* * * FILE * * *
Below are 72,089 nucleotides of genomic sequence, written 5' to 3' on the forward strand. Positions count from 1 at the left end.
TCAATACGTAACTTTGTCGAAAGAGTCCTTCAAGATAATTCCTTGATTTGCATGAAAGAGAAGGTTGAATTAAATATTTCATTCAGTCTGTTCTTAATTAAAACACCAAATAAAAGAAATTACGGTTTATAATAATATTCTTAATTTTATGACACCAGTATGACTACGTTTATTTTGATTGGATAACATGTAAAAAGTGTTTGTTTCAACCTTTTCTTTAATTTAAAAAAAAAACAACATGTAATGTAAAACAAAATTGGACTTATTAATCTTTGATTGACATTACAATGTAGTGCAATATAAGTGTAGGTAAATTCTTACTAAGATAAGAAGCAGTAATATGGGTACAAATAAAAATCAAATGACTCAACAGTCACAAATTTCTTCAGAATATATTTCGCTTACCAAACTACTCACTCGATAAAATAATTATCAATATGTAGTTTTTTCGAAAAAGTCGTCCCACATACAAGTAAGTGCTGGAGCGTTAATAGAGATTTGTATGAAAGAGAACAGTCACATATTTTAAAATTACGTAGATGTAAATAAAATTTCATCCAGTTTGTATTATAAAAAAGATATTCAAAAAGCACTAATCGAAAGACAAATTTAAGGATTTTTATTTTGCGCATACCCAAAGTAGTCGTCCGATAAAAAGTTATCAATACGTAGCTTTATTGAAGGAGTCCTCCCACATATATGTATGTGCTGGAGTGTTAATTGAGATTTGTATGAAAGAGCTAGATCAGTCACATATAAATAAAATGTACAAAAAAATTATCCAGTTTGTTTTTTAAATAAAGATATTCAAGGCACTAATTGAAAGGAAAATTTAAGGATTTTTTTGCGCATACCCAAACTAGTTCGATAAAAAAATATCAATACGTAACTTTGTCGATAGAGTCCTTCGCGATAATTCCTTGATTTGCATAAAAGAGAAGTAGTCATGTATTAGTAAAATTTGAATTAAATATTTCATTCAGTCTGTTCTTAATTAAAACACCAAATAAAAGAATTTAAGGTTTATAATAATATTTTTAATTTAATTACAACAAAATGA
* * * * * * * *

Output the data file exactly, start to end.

Below are 72,089 nucleotides of genomic sequence, written 5' to 3' on the forward strand. Positions count from 1 at the left end.
TCAATACGTAACTTTGTCGAAAGAGTCCTTCAAGATAATTCCTTGATTTGCATGAAAGAGAAGGTTGAATTAAATATTTCATTCAGTCTGTTCTTAATTAAAACACCAAATAAAAGAAATTACGGTTTATAATAATATTCTTAATTTTATGACACCAGTATGACTACGTTTATTTTGATTGGATAACATGTAAAAAGTGTTTGTTTCAACCTTTTCTTTAATTTAAAAAAAAAACAACATGTAATGTAAAACAAAATTGGACTTATTAATCTTTGATTGACATTACAATGTAGTGCAATATAAGTGTAGGTAAATTCTTACTAAGATAAGAAGCAGTAATATGGGTACAAATAAAAATCAAATGACTCAACAGTCACAAATTTCTTCAGAATATATTTCGCTTACCAAACTACTCACTCGATAAAATAATTATCAATATGTAGTTTTTTCGAAAAAGTCGTCCCACATACAAGTAAGTGCTGGAGCGTTAATAGAGATTTGTATGAAAGAGAACAGTCACATATTTTAAAATTACGTAGATGTAAATAAAATTTCATCCAGTTTGTATTATAAAAAAGATATTCAAAAAGCACTAATCGAAAGACAAATTTAAGGATTTTTATTTTGCGCATACCCAAAGTAGTCGTCCGATAAAAAGTTATCAATACGTAGCTTTATTGAAGGAGTCCTCCCACATATATGTATGTGCTGGAGTGTTAATTGAGATTTGTATGAAAGAGCTAGATCAGTCACATATAAATAAAATGTACAAAAAAATTATCCAGTTTGTTTTTTAAATAAAGATATTCAAGGCACTAATTGAAAGGAAAATTTAAGGATTTTTTTGCGCATACCCAAACTAGTTCGATAAAAAAATATCAATACGTAACTTTGTCGATAGAGTCCTTCGCGATAATTCCTTGATTTGCATAAAAGAGAAGTAGTCATGTATTAGTAAAATTTGAATTAAATATTTCATTCAGTCTGTTCTTAATTAAAACACCAAATAAAAGAATTTAAGGTTTATAATAATATTTTTAATTTAATTACAACAAAATGA